Connect With Us

Facebook Twitter LinkedIn RSS

 The College of Education strives to meet ECU's Diversity Goal

East Carolina University is committed to enriching the lives of students, faculty and staff by providing a diverse academic community where the exchange of ideas, knowledge and perspectives is an active part of living and learning. The university seeks to create an environment that fosters the recruitment and retention of a more diverse student body, faculty, staff and administration. The University defines diversity in a broad context to include the representation, integration, and interaction of different races, ethnicities, cultures, national origins, abilities, religions, orientations, intellectual positions, and perspectives. The University desires a pluralistic academic community where teaching, living, and learning, occurs in an atmosphere of mutual respect in pursuit of excellence. The University considers diversity, the opportunities afforded by a diverse learning environment, and the authentic interaction among people from various backgrounds and persuasions to be essential elements in achieving excellence in education.
East Carolina University is committed to equality of educational opportunity and does not discriminate against applicants, students, or employees based on race, color, national origin, religion, gender, sexual orientation, age, or disability.

East Carolina University supports the protections available to members of its community under all applicable federal laws, including Titles VI and VII of the Civil Rights Act of 1964; Title IX of the Education Amendments of 1972; Section 799A and 845 of the Public Health Service Act; the Equal Pay Act; the Age Discrimination Act of 1975; the Rehabilitation Act of 1973, as amended by the Rehabilitation Act Amendments of 1974; the Vietnam Era Veteran's Readjustment Assistance Act of 1974; the Americans with Disabilities Act of 1992; and Executive Order 11246 as amended by Executive Order 11375.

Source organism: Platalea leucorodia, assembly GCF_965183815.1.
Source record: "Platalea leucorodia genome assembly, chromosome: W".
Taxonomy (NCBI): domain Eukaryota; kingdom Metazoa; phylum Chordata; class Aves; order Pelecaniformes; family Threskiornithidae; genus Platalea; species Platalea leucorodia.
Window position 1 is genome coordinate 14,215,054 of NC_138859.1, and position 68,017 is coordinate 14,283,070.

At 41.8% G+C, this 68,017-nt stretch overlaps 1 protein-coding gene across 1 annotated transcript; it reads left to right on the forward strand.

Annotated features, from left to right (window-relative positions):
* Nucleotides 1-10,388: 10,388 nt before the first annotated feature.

In compliance with Section 504 of the Rehabilitation Act of 1973, as amended, and the Americans with Disabilities Act of 1992, accommodations of the disabled extend to student programs, employment practices, elimination of physical barriers, and special assistance to disabled students and employees within the university.[1]

Disability Support Services see

The Office for Equity and Diversity provides leadership to the university's efforts to foster a welcoming and inclusive environment. The Office promotes equity in educational opportunity, programming, and employment and promotes an environment of diversity, respect, and inclusion for all members of the university community.

Profiles in Diversity Nomination Information

The College of Education Diversity Committee would like to announce its new Profiles in Diversity series. When choosing recipients for this honor, the Diversity Committee will consider a broad spectrum of nominees in order to recognize, highlight, and honor COE faculty and staff whose contributions:

  • lead to new understandings of inequality
  • enrich the lives of historically underserved populations
  • advocate for and catalyze changes in oppressive social systems and structures, or
  • push us towards the realization of equity within schools and communities.

Special attention will be given to faculty and staff whose identities and work may have been historically marginalized in society and mainstream educational research and practice. 

People interested in putting forth a nomination should submit the information requested below to any current member of the COE Diversity Committee. Self nominations are welcome. To nominate someone, submit in writing: